Although eight of every ten dollars spent on radio is still bought from a specific station in a local market, network radio is increasingly becoming a player. In the past few years the network radio business has doubled, to account for $1 billion in revenues annually according to Westwood One CEO Joel Hollander, who runs the second-largest network. Despite this year’s advertising recession, forecasts show network radio will grow 10% in 2002.
“I see more people coming into network radio, that’s why there is a more vibrant upfront,” says Jay Williams, president of American Urban Radio Networks (AURN), which targets African-Americans.
Talk American Radio Network president David Landau has seen the marketplace in much the same way. “Rates have stabilized, there is activity breaking earlier than last year, and it’s of a much better tone.”
At the agency level, the attraction can be pricing efficiencies that can’t be had in national spot radio. “Our network radio spending has grown considerably, literally doubled over 2000,” says mediaedge:cia senior partner/director of radio Kim Vasey. “We’ve seen a couple of clients that were in network radio a minor extend their presence in network radio.” Among mediaedge’s clients that have moved dollars into network radio are Kentucky Fried Chicken and Payless Shoes.
The largest network, Premiere Radio Networks, has a roster of clients topping 400. Among the clients returning to network radio are Sears, Phizer, Wrigley, JC Penny, and Priceline. Also back on network radio is Synergy Brand’s CigarGold, an online cigar retailer. Synergy president Stephen Barbella says they have pledged to spend $200,000 on Premiere, primarily on its Fox Sports Radio Network. That list continues to grow with clients such as Kohl’s, which finally reached the point of national distribution to necessitate a national buy, and RentWay, which had been buying on the scatter market but opted to jump into upfront this year.
Premiere Radio EVP, director of advertising sales Rhonda Munk explains that some advertisers who chose to sit out of last year’s upfront ended up paying more. “A lot of advertisers that had been upfront opted to play scatter the market thinking they would get better deals. They did until about the end of March.” Then, radio began to rebound and inventory began to tighten. “A lot of advertisers found that their ability to buy the ratings point levels that they needed and the specific day and day part was very tight. In some case we would have 10 or 15 buys on the table all vying for the same inventory.” In many of those cases, heritage advertisers that stepped forward during the post-September 11 upfront season were given the time.
The apparent increase in demand, has led to an increase in rates. Premiere is upping its rates between 5% and 7%, says CEO Kraig Kitchin. That, he explains, is ruffling some buyers’ feathers. “There are some advertisers entering the marketplace who believe there should be no increases.” AURN is in a similar situation, and Williams says they have chosen to leave money on the table in a few occasions, rather than cut its rates.
“I didn’t like the price increases and I made the decision to hold back some money rather than go in for the whole package,” says Vasey. “I just didn’t like the pricing and I think we’re going to get better pricing in the scatter market.”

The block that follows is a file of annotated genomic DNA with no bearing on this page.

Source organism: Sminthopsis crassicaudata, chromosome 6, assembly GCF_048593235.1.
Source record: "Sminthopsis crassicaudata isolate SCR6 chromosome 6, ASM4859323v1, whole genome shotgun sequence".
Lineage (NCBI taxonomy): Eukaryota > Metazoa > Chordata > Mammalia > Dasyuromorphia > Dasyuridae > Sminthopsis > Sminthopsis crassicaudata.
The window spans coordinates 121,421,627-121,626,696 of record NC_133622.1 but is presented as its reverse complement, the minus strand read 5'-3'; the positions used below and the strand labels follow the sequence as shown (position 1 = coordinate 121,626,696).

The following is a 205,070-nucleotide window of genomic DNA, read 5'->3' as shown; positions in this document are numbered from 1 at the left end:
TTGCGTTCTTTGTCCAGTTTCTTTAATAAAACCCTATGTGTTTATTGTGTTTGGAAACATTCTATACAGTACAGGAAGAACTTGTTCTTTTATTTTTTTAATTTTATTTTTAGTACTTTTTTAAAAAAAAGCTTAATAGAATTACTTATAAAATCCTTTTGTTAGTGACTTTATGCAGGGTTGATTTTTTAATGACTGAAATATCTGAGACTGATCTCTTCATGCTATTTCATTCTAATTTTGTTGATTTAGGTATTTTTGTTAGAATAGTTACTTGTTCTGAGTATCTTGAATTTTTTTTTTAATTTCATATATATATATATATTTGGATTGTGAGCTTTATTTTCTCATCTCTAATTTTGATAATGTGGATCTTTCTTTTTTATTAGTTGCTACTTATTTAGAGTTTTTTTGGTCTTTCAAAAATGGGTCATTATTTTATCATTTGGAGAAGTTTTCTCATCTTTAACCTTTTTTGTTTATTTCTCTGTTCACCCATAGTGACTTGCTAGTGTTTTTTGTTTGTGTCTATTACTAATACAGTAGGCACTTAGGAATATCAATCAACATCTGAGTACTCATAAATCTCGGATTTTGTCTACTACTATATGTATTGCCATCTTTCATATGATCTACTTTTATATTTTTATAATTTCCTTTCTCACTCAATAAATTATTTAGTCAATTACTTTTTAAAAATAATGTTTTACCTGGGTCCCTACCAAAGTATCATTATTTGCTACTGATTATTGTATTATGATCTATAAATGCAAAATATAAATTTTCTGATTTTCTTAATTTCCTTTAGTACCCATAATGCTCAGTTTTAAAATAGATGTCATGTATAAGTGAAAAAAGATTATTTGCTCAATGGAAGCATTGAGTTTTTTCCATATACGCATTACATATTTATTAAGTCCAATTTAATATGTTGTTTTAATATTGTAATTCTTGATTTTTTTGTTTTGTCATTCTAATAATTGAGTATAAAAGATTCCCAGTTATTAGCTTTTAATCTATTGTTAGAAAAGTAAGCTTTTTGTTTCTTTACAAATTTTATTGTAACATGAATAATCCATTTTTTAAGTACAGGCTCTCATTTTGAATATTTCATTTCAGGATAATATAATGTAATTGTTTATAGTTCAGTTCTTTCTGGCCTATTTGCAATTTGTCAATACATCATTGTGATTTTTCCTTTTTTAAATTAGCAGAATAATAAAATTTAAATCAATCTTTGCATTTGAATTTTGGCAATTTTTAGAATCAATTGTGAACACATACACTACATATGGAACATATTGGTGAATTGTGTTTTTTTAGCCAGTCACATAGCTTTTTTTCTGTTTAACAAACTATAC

OMD USA managing partner Natalie Swed Stone says the networks need to remember that advertisers are still living in a difficult economic world. “While we understand that rates are increasing, the advertisers need to see it a little more slowly.” Many are skittish about booking time too far out, she says, adding, “If they have a better product, then we will consider paying more for it.”
Vasey’s strategy of holding back dollars may already be paying off. “We’ve had some major cutbacks in the first quarter. I anticipate that money is going to come back, but right now they put it on hold.” That can be tricky, since a stronger economy could mean even higher scatter market rates, admits Vasey. “It is a risk, but I think there’s enough inventory out there and there’s enough viable RADAR-rated properties and strong syndicated properties.”
The one caveat in the network radio success story is this – upfront means significantly less to radio than it does to TV. While television networks sell as much as 90% of their ad time during upfront, network radio typically moves just 40% of its avails leading up to January 1. Last year, in a post-September 11 marketplace, only 30% was booked.
Zenith Media VP Matt Feinberg says he is also seeing signs that indicate that network radio, while healthy, it’s not as robust as some would have you think. “We were trying to get out of inventory and we couldn’t get rid of it. That’s a sure sign that things aren’t as good as they seem.” Zenith only enters the upfront for one client, Red Lobster, opting to buy network radio on the scatter market for the rest of its accounts.
Swed Stone thinks stories like the one you’re reading only serve to hype the market. “It’s no secret that the television upfront was very strong, so if you’re a broadcaster you want to try to let the perception that you’re doing well as they are.” Instead, she says the real barometer for radio is not the upfront, but rather the scatter market.
Munk agrees, yet she says as radio continues to consolidate, its networks are increasingly important. While five years ago they reached 70% of America, today they reach 90%. Says Munk, “That’s why advertisers are seeing us as much more of a national alternative.”